• Magnificent Bastard: There is Glemmy Toto, who along with having his own agenda and managing to keep it under wraps until the big reveal, flies up the ranks quickly in order to get close enough to Haman. And managed to charm her for a while too. Only to use his new status and popularity to form his own faction, giving a riling speech to the people of Zeon to motivate them to fight for his side. He also believed in handling things in a sophisticated manner. His ultimate goal is to see Zeon united under the Zabi rule, believing their method to be the most successful. He tried to accomplish this not only by winning the crowd over, but also creating clones to use as military weapons, being one of the first big bads to use clones in the Universal Century. And although he was ultimately defeated by Judau and Roux, his actions did make an impact on Zeon while he was alive. And he managed to accomplish all of this at the mere age of seventeen.
    • Haman Khan fits the trope, though her personality is significantly different from Glemmy's. While she's not quite as deceptive as Glemmy, this is mainly stylistic; she's equally skilled at politics and able to effectively play her enemies off against each other. In addition, her strength of will is beyond question; she is willing and more than able to take to the battlefield when it's called for, whether on foot or in a mobile suit, and she once stood down an attacking mobile suit with bladed hands and didn't even blink. She makes it clear that her goal is to bring the Earth Sphere under her jackbooted heel, and while she doesn't win, she outlasts Glemmy's rebellion against her.
  • Moral Event Horizon: The Dublin Colony Drop serves as one for everyone involved: Haman Khan (who orders its implementation), Mashmyre Cello (who aims it), to Rakan Dhakaran (who guns down those trying to flee it) and the Federation officials (who leave their own citizens behind to die in it.)
  • Nightmare Fuel: Ple and Kamille go utterly batshit when Dublin is destroyed via Colony Drop. The split-second image of Ple, who was not in the best mental health to begin with, spasming in terror is one of the most unnerving images in the entire franchise. At least for some people.
    • Also, what happens when Haman shoots Leina. Judau, normally a Hot-Blooded kid, completely snaps in the mom and grandmom of all tranquil furies, with anger and power strong enough to cause Haman a Freak Out and be felt by Newtypes who were far away from the place. That is how massively pissed off he was, and it's scary to see.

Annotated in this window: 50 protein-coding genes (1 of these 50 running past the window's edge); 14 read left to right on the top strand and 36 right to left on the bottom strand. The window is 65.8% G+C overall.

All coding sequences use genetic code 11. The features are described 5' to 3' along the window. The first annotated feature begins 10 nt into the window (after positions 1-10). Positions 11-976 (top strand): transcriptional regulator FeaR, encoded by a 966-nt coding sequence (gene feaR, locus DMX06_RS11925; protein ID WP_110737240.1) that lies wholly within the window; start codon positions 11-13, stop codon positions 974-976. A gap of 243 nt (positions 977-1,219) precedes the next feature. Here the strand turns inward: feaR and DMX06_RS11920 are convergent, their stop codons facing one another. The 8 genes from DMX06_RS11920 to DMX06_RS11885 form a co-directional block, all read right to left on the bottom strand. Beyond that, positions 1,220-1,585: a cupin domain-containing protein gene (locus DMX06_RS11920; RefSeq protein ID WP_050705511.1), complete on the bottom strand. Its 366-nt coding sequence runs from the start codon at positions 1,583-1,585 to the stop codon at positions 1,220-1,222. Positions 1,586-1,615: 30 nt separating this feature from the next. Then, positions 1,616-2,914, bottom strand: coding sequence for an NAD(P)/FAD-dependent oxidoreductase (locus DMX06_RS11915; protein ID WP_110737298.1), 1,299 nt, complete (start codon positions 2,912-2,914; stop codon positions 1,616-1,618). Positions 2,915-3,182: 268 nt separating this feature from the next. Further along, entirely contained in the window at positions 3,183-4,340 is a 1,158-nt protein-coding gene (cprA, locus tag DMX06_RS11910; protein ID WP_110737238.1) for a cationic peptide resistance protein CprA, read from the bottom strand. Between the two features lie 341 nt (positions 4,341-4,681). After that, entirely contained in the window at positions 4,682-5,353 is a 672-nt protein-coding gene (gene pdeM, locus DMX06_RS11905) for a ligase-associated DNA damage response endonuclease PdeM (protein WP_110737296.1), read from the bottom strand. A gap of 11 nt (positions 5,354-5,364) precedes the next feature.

• Retroactive Recognition: Gundam fans who started with later shows and worked their way backwards might find themselves asking "Why does Dorothy have purple hair?"
  • Take That, Scrappy!: Judau's first meeting with the much-despised Wong Lee ends with the former kneeing the latter in the gut.
  • Too Dumb to Live: In early episodes Judau does not follow orders of repairing the Zeta Gundam just because he doesn't like being ordered. Guess what nearly happens the next time he fights?
  • Villain Decay: Yazan. After being the resident Complete Monster of Zeta and miraculously surviving the final battle thereof, he's subjected to repeated embarassment at the hands of the ZZ cast before being forced to leap from a flying mobile suit. With a poncho for a parachute. You could almost feel sorry for him... almost.
    • Actually, he makes a couple of blink-and-you'll-miss-it cameos after this, so he may have at least managed to pull a Karma Houdini.
    • Especially considering he manages to kill one more significant member of the Argama crew before the decay sets in.
    • Fanon tries to explain this away as a combination oxygen deprivation (after being shot out of his suit at the end of Zeta) and hunger (being forced to live like a bum for a majority of his appearance). That might make his situation A Fate Worse Than Death.